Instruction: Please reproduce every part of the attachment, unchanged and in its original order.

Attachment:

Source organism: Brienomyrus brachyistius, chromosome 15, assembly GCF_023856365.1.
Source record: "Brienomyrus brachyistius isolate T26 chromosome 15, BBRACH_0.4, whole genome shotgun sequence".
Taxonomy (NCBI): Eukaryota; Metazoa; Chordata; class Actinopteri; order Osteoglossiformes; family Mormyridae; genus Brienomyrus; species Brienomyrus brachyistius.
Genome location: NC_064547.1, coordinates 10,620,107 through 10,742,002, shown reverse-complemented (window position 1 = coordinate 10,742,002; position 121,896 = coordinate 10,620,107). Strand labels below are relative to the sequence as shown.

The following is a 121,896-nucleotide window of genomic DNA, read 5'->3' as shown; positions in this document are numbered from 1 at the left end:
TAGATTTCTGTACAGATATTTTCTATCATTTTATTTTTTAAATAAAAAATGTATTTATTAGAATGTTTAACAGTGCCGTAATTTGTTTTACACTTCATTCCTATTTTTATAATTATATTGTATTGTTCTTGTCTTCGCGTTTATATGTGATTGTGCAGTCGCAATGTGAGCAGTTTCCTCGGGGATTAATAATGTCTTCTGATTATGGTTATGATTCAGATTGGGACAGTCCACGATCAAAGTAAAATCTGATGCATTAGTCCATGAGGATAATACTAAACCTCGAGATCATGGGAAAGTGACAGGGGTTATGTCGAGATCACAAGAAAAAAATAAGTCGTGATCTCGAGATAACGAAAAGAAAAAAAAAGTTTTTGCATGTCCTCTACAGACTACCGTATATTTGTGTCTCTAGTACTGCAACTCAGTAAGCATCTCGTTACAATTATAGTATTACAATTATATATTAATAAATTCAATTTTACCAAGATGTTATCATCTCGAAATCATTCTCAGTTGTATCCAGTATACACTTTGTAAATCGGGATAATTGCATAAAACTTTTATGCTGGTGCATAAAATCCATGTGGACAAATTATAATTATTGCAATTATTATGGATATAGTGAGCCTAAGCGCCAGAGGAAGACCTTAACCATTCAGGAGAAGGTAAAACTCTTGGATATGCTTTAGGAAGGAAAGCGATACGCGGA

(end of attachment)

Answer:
Source organism: Brienomyrus brachyistius, chromosome 15, assembly GCF_023856365.1.
Source record: "Brienomyrus brachyistius isolate T26 chromosome 15, BBRACH_0.4, whole genome shotgun sequence".
Taxonomy (NCBI): Eukaryota; Metazoa; Chordata; class Actinopteri; order Osteoglossiformes; family Mormyridae; genus Brienomyrus; species Brienomyrus brachyistius.
Genome location: NC_064547.1, coordinates 10,620,107 through 10,742,002, shown reverse-complemented (window position 1 = coordinate 10,742,002; position 121,896 = coordinate 10,620,107). Strand labels below are relative to the sequence as shown.

The following is a 121,896-nucleotide window of genomic DNA, read 5'->3' as shown; positions in this document are numbered from 1 at the left end:
TAGATTTCTGTACAGATATTTTCTATCATTTTATTTTTTAAATAAAAAATGTATTTATTAGAATGTTTAACAGTGCCGTAATTTGTTTTACACTTCATTCCTATTTTTATAATTATATTGTATTGTTCTTGTCTTCGCGTTTATATGTGATTGTGCAGTCGCAATGTGAGCAGTTTCCTCGGGGATTAATAATGTCTTCTGATTATGGTTATGATTCAGATTGGGACAGTCCACGATCAAAGTAAAATCTGATGCATTAGTCCATGAGGATAATACTAAACCTCGAGATCATGGGAAAGTGACAGGGGTTATGTCGAGATCACAAGAAAAAAATAAGTCGTGATCTCGAGATAACGAAAAGAAAAAAAAAGTTTTTGCATGTCCTCTACAGACTACCGTATATTTGTGTCTCTAGTACTGCAACTCAGTAAGCATCTCGTTACAATTATAGTATTACAATTATATATTAATAAATTCAATTTTACCAAGATGTTATCATCTCGAAATCATTCTCAGTTGTATCCAGTATACACTTTGTAAATCGGGATAATTGCATAAAACTTTTATGCTGGTGCATAAAATCCATGTGGACAAATTATAATTATTGCAATTATTATGGATATAGTGAGCCTAAGCGCCAGAGGAAGACCTTAACCATTCAGGAGAAGGTAAAACTCTTGGATATGCTTTAGGAAGGAAAGCGATACGCGGA